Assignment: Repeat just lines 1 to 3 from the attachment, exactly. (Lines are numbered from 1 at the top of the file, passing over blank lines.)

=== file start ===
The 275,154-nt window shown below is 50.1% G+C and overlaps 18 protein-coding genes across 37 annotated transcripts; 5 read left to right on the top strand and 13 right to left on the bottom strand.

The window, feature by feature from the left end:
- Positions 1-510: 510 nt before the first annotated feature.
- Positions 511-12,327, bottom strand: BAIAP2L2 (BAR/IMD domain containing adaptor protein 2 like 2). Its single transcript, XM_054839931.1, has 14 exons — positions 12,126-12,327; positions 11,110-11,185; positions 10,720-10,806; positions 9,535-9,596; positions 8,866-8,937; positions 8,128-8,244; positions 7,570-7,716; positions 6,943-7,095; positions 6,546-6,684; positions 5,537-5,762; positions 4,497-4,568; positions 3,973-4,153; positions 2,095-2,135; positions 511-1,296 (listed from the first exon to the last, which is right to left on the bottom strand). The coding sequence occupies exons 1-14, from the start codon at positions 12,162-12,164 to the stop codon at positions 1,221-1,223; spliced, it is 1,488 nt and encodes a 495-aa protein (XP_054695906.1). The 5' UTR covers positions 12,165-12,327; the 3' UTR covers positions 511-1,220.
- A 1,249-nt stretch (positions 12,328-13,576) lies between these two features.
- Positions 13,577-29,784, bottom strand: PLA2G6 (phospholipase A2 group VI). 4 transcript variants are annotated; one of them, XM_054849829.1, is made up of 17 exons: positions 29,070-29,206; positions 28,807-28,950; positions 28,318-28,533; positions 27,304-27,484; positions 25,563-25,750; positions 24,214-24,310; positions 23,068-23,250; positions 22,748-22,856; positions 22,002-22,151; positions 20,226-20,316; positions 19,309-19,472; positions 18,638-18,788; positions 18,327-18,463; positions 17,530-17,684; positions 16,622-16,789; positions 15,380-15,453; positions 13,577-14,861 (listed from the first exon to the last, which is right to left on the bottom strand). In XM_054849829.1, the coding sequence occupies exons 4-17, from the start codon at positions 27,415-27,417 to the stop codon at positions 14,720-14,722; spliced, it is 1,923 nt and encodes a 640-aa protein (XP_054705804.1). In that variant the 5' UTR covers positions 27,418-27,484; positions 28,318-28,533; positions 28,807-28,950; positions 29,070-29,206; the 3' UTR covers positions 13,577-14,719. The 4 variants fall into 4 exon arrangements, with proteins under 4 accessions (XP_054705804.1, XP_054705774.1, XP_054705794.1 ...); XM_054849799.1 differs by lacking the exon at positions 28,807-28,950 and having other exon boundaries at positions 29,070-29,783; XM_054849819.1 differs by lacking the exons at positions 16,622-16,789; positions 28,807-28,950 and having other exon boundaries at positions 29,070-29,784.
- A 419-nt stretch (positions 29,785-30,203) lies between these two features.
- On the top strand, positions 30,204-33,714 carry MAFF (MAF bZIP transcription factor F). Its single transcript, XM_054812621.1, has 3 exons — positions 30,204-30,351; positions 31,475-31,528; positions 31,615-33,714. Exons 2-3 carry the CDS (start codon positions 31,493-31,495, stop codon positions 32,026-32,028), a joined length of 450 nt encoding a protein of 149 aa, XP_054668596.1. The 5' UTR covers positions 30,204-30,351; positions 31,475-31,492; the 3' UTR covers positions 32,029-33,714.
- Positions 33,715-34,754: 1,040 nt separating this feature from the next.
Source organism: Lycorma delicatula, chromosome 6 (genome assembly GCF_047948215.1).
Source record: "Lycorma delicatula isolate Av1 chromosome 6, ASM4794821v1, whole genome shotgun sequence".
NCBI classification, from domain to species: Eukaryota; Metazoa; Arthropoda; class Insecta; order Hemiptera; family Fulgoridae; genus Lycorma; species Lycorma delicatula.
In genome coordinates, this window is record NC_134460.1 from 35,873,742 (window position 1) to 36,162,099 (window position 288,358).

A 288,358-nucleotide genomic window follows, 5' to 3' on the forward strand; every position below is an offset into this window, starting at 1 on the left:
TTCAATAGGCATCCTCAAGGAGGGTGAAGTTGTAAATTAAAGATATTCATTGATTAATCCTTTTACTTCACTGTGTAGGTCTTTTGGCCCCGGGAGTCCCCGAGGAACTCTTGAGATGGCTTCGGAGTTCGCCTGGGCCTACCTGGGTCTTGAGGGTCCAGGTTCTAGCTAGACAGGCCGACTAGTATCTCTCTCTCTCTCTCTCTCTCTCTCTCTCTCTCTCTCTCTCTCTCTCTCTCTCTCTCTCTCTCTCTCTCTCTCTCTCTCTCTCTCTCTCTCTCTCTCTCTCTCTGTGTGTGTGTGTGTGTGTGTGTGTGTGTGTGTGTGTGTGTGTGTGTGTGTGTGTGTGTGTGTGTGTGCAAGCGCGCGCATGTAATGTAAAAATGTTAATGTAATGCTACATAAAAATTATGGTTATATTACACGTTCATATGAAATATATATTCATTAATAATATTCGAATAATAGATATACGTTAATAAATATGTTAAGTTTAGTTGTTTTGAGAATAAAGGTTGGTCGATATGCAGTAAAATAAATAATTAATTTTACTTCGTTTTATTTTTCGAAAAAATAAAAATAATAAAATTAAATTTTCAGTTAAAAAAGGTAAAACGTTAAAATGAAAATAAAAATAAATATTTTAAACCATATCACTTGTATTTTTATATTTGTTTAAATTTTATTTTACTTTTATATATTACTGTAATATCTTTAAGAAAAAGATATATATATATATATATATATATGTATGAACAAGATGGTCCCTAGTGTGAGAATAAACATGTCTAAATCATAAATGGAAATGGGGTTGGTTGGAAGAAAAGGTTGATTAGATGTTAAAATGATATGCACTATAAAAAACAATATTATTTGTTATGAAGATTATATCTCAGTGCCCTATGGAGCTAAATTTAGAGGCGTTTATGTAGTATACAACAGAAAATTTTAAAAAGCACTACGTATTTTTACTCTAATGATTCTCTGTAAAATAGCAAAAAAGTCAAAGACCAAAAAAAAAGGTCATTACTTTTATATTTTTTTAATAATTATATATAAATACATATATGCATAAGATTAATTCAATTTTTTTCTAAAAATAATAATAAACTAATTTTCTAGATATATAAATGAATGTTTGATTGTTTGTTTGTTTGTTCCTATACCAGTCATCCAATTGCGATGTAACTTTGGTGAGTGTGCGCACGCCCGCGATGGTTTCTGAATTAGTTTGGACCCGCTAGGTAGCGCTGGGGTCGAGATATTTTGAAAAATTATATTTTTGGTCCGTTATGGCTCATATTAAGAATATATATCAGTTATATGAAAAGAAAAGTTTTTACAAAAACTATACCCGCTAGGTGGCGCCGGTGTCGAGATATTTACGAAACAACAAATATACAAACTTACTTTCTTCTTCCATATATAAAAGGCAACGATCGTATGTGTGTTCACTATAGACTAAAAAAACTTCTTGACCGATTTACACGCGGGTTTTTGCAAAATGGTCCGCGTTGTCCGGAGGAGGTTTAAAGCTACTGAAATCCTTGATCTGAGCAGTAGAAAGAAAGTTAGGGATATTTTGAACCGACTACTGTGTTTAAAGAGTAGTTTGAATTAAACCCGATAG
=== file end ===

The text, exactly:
The 275,154-nt window shown below is 50.1% G+C and overlaps 18 protein-coding genes across 37 annotated transcripts; 5 read left to right on the top strand and 13 right to left on the bottom strand.

The window, feature by feature from the left end:
- Positions 1-510: 510 nt before the first annotated feature.